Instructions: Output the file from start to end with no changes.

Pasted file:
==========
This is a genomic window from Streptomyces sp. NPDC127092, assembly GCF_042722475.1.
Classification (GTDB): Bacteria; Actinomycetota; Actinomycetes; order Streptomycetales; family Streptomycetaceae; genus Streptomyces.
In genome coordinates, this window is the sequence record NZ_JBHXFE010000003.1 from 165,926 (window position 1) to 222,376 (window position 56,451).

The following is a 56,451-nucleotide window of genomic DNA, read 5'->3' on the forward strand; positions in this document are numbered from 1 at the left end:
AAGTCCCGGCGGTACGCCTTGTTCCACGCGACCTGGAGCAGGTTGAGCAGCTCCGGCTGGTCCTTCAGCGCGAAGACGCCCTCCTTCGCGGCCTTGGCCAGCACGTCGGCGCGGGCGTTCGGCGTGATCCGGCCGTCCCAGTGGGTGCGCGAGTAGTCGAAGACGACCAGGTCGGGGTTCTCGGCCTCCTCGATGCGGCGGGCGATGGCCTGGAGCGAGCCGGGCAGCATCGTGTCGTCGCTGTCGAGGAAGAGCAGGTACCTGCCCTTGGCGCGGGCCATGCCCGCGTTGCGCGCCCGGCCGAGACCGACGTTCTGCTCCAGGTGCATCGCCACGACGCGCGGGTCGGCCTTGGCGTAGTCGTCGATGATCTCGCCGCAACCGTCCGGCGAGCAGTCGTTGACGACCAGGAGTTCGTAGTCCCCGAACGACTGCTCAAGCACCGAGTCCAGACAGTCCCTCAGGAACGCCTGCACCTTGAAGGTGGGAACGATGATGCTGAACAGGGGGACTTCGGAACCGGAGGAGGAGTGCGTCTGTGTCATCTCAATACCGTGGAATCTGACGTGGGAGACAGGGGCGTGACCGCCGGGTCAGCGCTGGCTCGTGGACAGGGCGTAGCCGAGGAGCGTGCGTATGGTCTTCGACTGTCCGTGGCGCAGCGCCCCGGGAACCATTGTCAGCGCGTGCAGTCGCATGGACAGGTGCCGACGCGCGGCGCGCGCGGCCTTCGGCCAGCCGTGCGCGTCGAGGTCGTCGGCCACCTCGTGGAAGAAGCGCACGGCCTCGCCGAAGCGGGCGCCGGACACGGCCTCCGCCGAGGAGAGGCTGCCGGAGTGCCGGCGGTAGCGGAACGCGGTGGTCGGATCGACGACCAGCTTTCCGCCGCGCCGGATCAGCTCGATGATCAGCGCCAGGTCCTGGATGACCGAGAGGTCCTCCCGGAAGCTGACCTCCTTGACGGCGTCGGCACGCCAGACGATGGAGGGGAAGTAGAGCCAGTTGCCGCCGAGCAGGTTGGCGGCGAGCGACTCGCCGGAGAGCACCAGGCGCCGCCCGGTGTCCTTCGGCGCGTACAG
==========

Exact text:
This is a genomic window from Streptomyces sp. NPDC127092, assembly GCF_042722475.1.
Classification (GTDB): Bacteria; Actinomycetota; Actinomycetes; order Streptomycetales; family Streptomycetaceae; genus Streptomyces.
In genome coordinates, this window is the sequence record NZ_JBHXFE010000003.1 from 165,926 (window position 1) to 222,376 (window position 56,451).

The following is a 56,451-nucleotide window of genomic DNA, read 5'->3' on the forward strand; positions in this document are numbered from 1 at the left end:
AAGTCCCGGCGGTACGCCTTGTTCCACGCGACCTGGAGCAGGTTGAGCAGCTCCGGCTGGTCCTTCAGCGCGAAGACGCCCTCCTTCGCGGCCTTGGCCAGCACGTCGGCGCGGGCGTTCGGCGTGATCCGGCCGTCCCAGTGGGTGCGCGAGTAGTCGAAGACGACCAGGTCGGGGTTCTCGGCCTCCTCGATGCGGCGGGCGATGGCCTGGAGCGAGCCGGGCAGCATCGTGTCGTCGCTGTCGAGGAAGAGCAGGTACCTGCCCTTGGCGCGGGCCATGCCCGCGTTGCGCGCCCGGCCGAGACCGACGTTCTGCTCCAGGTGCATCGCCACGACGCGCGGGTCGGCCTTGGCGTAGTCGTCGATGATCTCGCCGCAACCGTCCGGCGAGCAGTCGTTGACGACCAGGAGTTCGTAGTCCCCGAACGACTGCTCAAGCACCGAGTCCAGACAGTCCCTCAGGAACGCCTGCACCTTGAAGGTGGGAACGATGATGCTGAACAGGGGGACTTCGGAACCGGAGGAGGAGTGCGTCTGTGTCATCTCAATACCGTGGAATCTGACGTGGGAGACAGGGGCGTGACCGCCGGGTCAGCGCTGGCTCGTGGACAGGGCGTAGCCGAGGAGCGTGCGTATGGTCTTCGACTGTCCGTGGCGCAGCGCCCCGGGAACCATTGTCAGCGCGTGCAGTCGCATGGACAGGTGCCGACGCGCGGCGCGCGCGGCCTTCGGCCAGCCGTGCGCGTCGAGGTCGTCGGCCACCTCGTGGAAGAAGCGCACGGCCTCGCCGAAGCGGGCGCCGGACACGGCCTCCGCCGAGGAGAGGCTGCCGGAGTGCCGGCGGTAGCGGAACGCGGTGGTCGGATCGACGACCAGCTTTCCGCCGCGCCGGATCAGCTCGATGATCAGCGCCAGGTCCTGGATGACCGAGAGGTCCTCCCGGAAGCTGACCTCCTTGACGGCGTCGGCACGCCAGACGATGGAGGGGAAGTAGAGCCAGTTGCCGCCGAGCAGGTTGGCGGCGAGCGACTCGCCGGAGAGCACCAGGCGCCGCCCGGTGTCCTTCGGCGCGTACAG